The Congress proceeding to take into their consideration a resolution of the House of Commons of Gr. Br. referred to them by the several assemblies of New Jersey, Pennsylva. and Virga., which resolution is in these words ‘that it is the opinion &c.’ are of Opinion That the colonies of America possess < an > the exclusive < right > privilege of giving and granting their own money; that this...
It gives us much concern to find that disturbances have arisen and still continue among you concerning the boundaries of our colonies. In the character in which we now address you, it is unnecessary to enquire into the origin of those unhappy disputes, and it would be improper for us to express our approbation or censure on either side: But as representatives of two of the colonies united,...
Your favour of the 5th Inst. this instant came to my hands in our encampment in Wallers Grove , the account of the battle at Charles town is pleasing, I wish it is true. It appears astonishing to me that some armed Vessel has not attempted to bring in powder &c. it certainly is practicable and wants proper encouragement only to put it in execution. Do order some of those Privateers to all the...
With the most cordial warmth we recommend our Countryman Mr. Edmund Randolph to your patronage and favor. This young Gentlemans abilities, natural and acquired, his extensive connections, and above all, his desire to serve his Country in this arduous struggle, are circumstances that cannot fail to gain him your countenance and protection. You will readily discern Sir, how important a...
Were I certain that a Letter I addressed to you a few Weeks ago, by way of Virginia had been delivered to you, I should not have intruded on Business of greater Importance in which you may be at present engaged, a second Time. But lest any Accident should have happened thereto, I take the Liberty of enclosing you the Plan for continuing the Exports from America to foreign Markets, which I...
MS ( Vi : Third Virginia Convention, Loose Papers); probably in an unidentified hand in part, with the last eight names and numerical totals added by TJ, the dots and check marks being in TJ’s or another hand; undated, but assigned on basis of minutes of the Third Virginia Convention (see below); left margin partly torn away; with inverted and unrelated notation in the hand of John Tazewell,...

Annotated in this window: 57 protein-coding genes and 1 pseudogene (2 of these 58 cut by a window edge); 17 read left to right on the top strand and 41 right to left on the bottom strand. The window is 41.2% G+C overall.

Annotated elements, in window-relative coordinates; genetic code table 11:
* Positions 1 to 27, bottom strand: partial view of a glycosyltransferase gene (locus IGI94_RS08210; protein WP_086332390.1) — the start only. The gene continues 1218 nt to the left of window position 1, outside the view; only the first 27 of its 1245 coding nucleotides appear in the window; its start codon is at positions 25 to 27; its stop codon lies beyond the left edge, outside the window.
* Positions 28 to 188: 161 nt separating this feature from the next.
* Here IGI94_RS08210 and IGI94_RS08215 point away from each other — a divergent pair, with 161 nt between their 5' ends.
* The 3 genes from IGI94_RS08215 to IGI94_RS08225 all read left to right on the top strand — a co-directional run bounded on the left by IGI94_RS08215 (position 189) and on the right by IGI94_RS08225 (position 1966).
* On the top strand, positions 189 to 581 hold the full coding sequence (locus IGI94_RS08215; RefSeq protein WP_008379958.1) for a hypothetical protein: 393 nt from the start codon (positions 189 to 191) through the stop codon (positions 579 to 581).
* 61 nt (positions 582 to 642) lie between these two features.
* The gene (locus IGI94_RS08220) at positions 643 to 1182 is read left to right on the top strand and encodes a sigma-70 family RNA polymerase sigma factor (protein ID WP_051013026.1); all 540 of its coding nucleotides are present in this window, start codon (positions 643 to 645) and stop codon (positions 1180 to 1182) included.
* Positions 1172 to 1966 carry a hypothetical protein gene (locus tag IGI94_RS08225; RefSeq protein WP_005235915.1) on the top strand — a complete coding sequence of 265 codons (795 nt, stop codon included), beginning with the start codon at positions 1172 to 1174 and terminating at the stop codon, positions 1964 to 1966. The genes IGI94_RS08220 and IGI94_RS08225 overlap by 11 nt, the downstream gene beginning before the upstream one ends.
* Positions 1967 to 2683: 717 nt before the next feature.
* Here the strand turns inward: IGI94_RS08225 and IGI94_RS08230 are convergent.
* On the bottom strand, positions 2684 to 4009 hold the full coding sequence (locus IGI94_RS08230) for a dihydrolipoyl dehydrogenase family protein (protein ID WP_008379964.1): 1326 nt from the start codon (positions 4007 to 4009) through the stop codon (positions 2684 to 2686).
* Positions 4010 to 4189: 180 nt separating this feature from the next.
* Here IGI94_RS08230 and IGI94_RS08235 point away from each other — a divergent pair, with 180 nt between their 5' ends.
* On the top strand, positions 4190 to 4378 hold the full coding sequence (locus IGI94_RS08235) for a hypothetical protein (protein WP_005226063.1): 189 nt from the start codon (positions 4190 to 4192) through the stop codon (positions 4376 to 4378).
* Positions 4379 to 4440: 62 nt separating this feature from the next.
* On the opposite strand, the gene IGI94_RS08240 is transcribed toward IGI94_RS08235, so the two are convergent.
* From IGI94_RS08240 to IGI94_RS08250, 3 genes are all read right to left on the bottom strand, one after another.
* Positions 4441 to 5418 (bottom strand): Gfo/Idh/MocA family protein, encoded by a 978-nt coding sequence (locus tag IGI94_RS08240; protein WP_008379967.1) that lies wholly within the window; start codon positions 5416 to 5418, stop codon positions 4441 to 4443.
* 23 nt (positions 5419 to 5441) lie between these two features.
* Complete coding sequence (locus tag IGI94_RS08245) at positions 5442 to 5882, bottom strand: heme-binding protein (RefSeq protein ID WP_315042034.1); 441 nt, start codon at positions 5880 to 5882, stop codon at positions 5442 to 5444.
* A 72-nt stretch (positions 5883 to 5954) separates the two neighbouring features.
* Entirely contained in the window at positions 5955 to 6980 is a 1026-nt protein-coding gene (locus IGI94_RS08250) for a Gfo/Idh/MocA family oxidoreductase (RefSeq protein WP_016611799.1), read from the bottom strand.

I received your message by Mr. Braxton and immediately gave him an order on the Treasurer for the money, which the Treasurer assured me should be answered on his return. I now send the bearer for the violin and such musick appurtaining to her as may be of no use to the young ladies. I beleive you had no case to her. If so, be so good as to direct Watt Lenox to get from Prentis’s some bays or...
No new Occurrence at Cambridge can justify an Intrusion on the well-employ’d Moments of a Delegate. I must, however, urge you, to assign a Reason for the Supineness of Virginia, amidst the Robberies, and other Violations of private Property, said to have been committed by Lord Dunmore. He plunders Custom-Houses, and reviews his Body-Guard at Gosport, unarrested. What is the Conclusion from...
I have recieved ten Guineas of the Treasurer and have left the Violin with Mr. Cocke of Wmsburg. I wish I had had a Case for it. Tho we may politically differ in Sentiments, yet I see no Reason why privately we may not cherish the same Esteem for each other which formerly I believe Subsisted between us. Should any Coolness happen between us, I’ll take Care not to be the first mover of it. We...
After a very disagreeable, wet and fateagueing Journey, we got here on the 10th Inst. the day appointed for opening the Treaty, but found scarcely any Indians here. We have dispatched runners to meet them and hope they will be in soon. We are told that the Shawnese and Delawares are on their way, but can not hear a tittle of the Wiandotts, from which circumstance ’tis feared that they have...
The COMMITTEE of SAFETY for the Colony of VIRGINIA To Thomas Jefferson Esquire By Virtue of the Power and Authority invested in us, by the Delegates and Representatives of the several Counties and Corporations in General Convention assembled, we, reposing especial Trust and Confidence in your Patriotism, Fidelity, Courage, and good Conduct, do, by these Presents, constitute and appoint you to...
I am thus far on my way to attend the Business of my Indian department at Salisbury and have just recollected a duty I owe a very worthy Man; the case in short is this. Mr. John Gibson a very worthy and clever Man, the man thro’ whom Lord Dunmore hoped to have carryed on a Correspondance with the Indians in the middle district and who nobly disdaining any such dirty business immediately...
I wrote to Patty on my arrival here, and there being then nothing new in the political way I inclosed her letter under a blank cover to you. Since that we have received from England news of much importance, which coming thro’ many channels we beleive may be confidently relied on. Both the ministerial and provincial accounts of the battle of Bunker’s hill had got to England. The ministry were...
Connecticut is bounded Westward 1. by the N. W. line of Virginia. 2. by the Proviso in the Plymouth grant in favr. of the Southern colony. 3. by the decision of Nicholson & al. pa. 14. declard Western boundary , to which Connecticut assented. 4. by the grant of Pensylvania. N ( DLC ). These notes on the protracted dispute between Pennsylvania and Connecticut over the Wyoming Valley are...
Since my last, we have nothing new from England or from the camps at either Cambridge or St. John’s. Our eyes are turned to the latter place with no little anxiety, the weather having been uncommonly bad for troops in that quarter, exposed to the inclemencies of the sky without any protection. Carleton is retired to Quebec, and though it does not appear he has any intimation of Arnold’s...